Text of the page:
Celebrity Antics Bore Public

Are you tired of relentless celebrity "news" coverage? Had you had enough of their drug 'n' alcohol problems, fender benders, public meltdowns, legal woes, spells in the slammer, and unburied corpses? Turns out you have plenty of company.

A convincing 87 percent of the public feels celebrity antics get too much "news" coverage, according to a recent study by Pew Research Center for the People & the Press. Two percent feel the rich and self-indulgent get too little coverage, eight percent feel they get the right amount, and three percent don't know.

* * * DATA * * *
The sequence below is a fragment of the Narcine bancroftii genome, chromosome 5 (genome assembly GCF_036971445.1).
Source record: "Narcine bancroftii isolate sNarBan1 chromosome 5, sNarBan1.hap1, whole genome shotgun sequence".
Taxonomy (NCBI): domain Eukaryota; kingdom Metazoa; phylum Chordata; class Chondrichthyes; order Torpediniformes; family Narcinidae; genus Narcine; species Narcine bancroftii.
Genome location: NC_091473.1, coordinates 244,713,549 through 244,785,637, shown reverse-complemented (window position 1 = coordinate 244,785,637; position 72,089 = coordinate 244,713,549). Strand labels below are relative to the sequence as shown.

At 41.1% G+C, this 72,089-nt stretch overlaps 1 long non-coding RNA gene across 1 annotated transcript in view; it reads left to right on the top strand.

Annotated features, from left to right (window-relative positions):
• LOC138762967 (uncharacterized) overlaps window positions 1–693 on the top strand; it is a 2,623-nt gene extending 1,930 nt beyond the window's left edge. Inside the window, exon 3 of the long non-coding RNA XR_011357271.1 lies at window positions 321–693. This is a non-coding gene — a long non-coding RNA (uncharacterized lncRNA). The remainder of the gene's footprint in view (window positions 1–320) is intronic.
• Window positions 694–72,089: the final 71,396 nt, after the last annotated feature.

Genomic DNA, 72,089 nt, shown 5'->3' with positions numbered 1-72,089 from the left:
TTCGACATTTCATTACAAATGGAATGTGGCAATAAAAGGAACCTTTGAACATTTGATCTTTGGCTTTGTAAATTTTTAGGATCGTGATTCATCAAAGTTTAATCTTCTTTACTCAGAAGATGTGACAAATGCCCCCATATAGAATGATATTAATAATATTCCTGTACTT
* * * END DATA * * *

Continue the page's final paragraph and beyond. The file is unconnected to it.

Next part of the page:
Asked "who's to blame for the amount of coverage," 54 percent fix a fishy eye on "news" organizations. Another 32 percent blame the "public for paying attention," while another 12 percent say both, one percent neither, and one percent don't know.

Though sentiment on that second question was roughly uniform among women, men, Democrats, and Republicans, young people were more likely to blame the public rather than to blame the media.

The main sources of celebrity coverage were cable news (34 percent), network news (27 percent), and websites (15 percent), with newspapers, radio, other, none, and don't know all scoring in single digits.

Details: Pew Research Center.

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